Make all staff aware of both the dangers and prevalence of bullying as well as how to recognize bullying. Staff should also be trained on how to recognize potential victims of bullying and be trained to report it immediately to their supervisor. They should also be trained on how to respond to bullying when they catch bullies in the act.
Parents play an integral part in bullying prevention, whether they are the parents of bullies or victims. The parents of bullies need to be aware of their child’s behavior so they can discuss the dangers of bullying with them, as well as discipline them when appropriate. The parents of victims need to be aware when their child is bullied so they can help them cope with whatever abuse they received.
Bullying takes many forms, including: physical abuse, verbal abuse, threats, harassment, taunts, rumors, exclusion, and much more. Bullying is a much more complicated problem than most people realize. Identifying bullies can be nearly impossible since there is no standard mold for what bullies look and act like. It is easier, however, to identify the victims and potential victims of bullying. Bullies typically target other children who are different in some way. Keeping track of these children can greatly reduce their chances of becoming a victim. Bullies will target children for a variety of reasons including some of the following:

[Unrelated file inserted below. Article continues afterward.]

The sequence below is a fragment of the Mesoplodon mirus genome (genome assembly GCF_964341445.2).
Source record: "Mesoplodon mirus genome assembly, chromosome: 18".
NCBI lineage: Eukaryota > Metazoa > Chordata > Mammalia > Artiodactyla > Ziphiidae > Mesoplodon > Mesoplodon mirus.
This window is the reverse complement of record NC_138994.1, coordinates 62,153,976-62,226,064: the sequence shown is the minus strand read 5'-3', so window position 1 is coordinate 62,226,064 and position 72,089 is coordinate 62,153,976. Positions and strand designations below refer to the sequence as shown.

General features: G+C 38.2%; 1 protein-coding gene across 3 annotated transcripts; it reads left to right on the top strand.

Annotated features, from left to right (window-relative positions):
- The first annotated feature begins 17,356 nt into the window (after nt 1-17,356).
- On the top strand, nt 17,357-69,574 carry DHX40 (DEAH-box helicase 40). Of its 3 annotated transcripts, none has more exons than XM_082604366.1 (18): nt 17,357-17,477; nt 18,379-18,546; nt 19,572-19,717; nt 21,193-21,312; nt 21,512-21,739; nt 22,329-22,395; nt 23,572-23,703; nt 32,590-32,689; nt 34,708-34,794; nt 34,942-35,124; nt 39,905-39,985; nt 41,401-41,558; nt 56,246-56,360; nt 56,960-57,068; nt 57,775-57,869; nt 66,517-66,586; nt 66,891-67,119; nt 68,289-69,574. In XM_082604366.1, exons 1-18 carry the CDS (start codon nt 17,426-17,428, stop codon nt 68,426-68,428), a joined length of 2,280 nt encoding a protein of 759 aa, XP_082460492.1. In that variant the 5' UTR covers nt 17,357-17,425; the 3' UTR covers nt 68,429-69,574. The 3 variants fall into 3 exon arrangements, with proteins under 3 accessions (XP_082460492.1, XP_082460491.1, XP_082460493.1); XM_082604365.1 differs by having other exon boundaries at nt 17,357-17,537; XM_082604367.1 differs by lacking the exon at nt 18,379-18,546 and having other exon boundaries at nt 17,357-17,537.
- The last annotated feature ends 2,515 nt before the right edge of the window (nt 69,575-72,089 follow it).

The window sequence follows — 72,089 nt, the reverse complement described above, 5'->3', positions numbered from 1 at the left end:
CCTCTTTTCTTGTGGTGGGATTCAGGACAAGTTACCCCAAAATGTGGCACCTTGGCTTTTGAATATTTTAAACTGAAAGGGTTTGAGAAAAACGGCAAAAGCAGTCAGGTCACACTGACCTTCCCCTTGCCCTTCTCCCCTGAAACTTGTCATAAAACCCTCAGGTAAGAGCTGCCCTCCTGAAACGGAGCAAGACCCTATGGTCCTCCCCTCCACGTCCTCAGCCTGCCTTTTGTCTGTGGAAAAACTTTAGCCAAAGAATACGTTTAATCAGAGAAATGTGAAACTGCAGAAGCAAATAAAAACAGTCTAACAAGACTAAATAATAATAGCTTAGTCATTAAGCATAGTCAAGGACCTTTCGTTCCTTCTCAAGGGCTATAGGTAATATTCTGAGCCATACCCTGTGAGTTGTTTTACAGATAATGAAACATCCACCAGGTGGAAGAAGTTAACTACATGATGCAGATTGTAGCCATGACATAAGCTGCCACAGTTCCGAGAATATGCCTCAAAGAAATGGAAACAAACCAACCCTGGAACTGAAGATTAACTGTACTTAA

- Physical Differences: Height, weight, age, race, and gender are common sources of bullying. Identifying children who posses any characteristics that differ greatly from other children may help identify potential bullying targets.
- Behavioral Differences: Children who act differently from the majority of children often become the targets of bullying as well. These characteristics include poor social skills, timid personalities, particularly good or bad in school, and much more. These differences may be more difficult to spot than physical differences, but they are still extremely common causes for bullying.